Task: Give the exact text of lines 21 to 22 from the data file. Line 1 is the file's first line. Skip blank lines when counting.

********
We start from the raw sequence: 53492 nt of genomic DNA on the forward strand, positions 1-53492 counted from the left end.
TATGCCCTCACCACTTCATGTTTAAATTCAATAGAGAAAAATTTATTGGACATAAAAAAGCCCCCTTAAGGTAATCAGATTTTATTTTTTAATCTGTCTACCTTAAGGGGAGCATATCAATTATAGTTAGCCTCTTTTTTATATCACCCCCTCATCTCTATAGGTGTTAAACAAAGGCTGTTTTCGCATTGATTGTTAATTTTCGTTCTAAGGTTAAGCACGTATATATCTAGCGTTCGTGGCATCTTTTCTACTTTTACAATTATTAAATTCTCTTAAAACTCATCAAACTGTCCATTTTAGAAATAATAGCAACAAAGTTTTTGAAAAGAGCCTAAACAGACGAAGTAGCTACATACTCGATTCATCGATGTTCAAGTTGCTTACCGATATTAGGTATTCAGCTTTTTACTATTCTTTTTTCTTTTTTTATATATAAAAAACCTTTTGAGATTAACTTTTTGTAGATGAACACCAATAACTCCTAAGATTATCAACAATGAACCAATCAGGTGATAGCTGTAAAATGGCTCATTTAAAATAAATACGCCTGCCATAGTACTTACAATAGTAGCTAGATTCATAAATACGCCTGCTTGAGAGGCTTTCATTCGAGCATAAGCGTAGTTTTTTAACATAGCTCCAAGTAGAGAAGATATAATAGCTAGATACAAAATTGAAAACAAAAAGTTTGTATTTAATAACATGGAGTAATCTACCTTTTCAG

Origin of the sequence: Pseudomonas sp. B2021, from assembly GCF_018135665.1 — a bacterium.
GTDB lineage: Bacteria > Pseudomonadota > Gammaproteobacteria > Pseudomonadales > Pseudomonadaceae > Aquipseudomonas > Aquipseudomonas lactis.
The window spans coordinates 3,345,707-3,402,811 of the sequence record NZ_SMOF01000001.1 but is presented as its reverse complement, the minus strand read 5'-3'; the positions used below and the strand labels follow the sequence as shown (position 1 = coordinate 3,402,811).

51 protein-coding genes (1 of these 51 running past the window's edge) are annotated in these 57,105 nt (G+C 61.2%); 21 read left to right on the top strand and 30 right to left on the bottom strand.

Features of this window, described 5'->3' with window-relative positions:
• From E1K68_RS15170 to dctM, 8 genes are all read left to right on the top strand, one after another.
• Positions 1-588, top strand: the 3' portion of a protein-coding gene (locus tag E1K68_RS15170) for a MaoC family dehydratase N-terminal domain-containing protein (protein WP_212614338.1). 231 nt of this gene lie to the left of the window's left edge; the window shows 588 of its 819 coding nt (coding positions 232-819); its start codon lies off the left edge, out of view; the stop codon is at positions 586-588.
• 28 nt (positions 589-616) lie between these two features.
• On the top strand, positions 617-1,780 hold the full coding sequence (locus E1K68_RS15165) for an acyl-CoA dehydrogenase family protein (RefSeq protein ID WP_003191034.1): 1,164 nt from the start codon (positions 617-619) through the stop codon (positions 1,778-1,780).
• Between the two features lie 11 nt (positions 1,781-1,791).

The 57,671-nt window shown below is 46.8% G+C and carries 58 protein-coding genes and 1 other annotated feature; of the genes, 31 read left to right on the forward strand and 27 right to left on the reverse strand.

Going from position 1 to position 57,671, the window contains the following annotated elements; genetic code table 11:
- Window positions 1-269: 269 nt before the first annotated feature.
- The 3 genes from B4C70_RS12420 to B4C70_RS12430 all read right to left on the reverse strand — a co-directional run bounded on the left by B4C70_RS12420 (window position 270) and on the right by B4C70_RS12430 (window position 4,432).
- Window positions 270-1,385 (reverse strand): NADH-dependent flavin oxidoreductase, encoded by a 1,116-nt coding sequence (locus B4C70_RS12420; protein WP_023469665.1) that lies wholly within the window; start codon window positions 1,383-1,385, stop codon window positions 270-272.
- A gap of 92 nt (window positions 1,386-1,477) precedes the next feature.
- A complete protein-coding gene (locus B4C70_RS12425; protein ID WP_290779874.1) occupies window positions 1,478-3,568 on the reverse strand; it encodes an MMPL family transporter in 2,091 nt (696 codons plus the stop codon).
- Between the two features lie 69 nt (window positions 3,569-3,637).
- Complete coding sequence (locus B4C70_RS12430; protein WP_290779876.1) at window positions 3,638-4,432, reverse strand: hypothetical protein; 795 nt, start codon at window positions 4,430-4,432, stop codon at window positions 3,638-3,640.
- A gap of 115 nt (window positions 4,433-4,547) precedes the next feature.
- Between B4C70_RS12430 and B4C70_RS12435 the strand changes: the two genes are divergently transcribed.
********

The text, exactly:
- Complete coding sequence (locus B4C70_RS12430; protein WP_290779876.1) at window positions 3,638-4,432, reverse strand: hypothetical protein; 795 nt, start codon at window positions 4,430-4,432, stop codon at window positions 3,638-3,640.
- A gap of 115 nt (window positions 4,433-4,547) precedes the next feature.